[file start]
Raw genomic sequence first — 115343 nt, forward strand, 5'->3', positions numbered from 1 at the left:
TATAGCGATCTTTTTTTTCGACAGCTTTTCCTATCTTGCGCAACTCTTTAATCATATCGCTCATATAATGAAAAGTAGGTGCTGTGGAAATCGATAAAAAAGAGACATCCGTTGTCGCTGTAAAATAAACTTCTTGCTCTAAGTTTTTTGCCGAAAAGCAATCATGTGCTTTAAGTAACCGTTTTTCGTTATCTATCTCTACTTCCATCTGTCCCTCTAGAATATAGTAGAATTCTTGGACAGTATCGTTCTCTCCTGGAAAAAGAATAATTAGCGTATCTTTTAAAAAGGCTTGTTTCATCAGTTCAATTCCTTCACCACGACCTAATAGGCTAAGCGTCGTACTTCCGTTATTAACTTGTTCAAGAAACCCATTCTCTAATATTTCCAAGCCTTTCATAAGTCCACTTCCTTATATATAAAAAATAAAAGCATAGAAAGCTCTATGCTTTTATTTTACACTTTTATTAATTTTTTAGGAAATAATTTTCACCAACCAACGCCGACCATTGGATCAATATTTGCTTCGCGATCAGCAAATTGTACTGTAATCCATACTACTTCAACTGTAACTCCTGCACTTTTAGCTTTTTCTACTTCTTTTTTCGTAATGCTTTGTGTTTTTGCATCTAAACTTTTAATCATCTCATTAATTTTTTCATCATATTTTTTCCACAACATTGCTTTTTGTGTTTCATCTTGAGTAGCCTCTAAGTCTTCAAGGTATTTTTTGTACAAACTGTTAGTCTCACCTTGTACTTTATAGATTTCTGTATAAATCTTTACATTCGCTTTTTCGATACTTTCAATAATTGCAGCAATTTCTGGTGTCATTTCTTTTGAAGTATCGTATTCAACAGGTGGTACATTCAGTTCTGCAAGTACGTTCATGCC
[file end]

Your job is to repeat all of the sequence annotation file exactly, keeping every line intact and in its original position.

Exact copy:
Raw genomic sequence first — 115343 nt, forward strand, 5'->3', positions numbered from 1 at the left:
TATAGCGATCTTTTTTTTCGACAGCTTTTCCTATCTTGCGCAACTCTTTAATCATATCGCTCATATAATGAAAAGTAGGTGCTGTGGAAATCGATAAAAAAGAGACATCCGTTGTCGCTGTAAAATAAACTTCTTGCTCTAAGTTTTTTGCCGAAAAGCAATCATGTGCTTTAAGTAACCGTTTTTCGTTATCTATCTCTACTTCCATCTGTCCCTCTAGAATATAGTAGAATTCTTGGACAGTATCGTTCTCTCCTGGAAAAAGAATAATTAGCGTATCTTTTAAAAAGGCTTGTTTCATCAGTTCAATTCCTTCACCACGACCTAATAGGCTAAGCGTCGTACTTCCGTTATTAACTTGTTCAAGAAACCCATTCTCTAATATTTCCAAGCCTTTCATAAGTCCACTTCCTTATATATAAAAAATAAAAGCATAGAAAGCTCTATGCTTTTATTTTACACTTTTATTAATTTTTTAGGAAATAATTTTCACCAACCAACGCCGACCATTGGATCAATATTTGCTTCGCGATCAGCAAATTGTACTGTAATCCATACTACTTCAACTGTAACTCCTGCACTTTTAGCTTTTTCTACTTCTTTTTTCGTAATGCTTTGTGTTTTTGCATCTAAACTTTTAATCATCTCATTAATTTTTTCATCATATTTTTTCCACAACATTGCTTTTTGTGTTTCATCTTGAGTAGCCTCTAAGTCTTCAAGGTATTTTTTGTACAAACTGTTAGTCTCACCTTGTACTTTATAGATTTCTGTATAAATCTTTACATTCGCTTTTTCGATACTTTCAATAATTGCAGCAATTTCTGGTGTCATTTCTTTTGAAGTATCGTATTCAACAGGTGGTACATTCAGTTCTGCAAGTACGTTCATGCC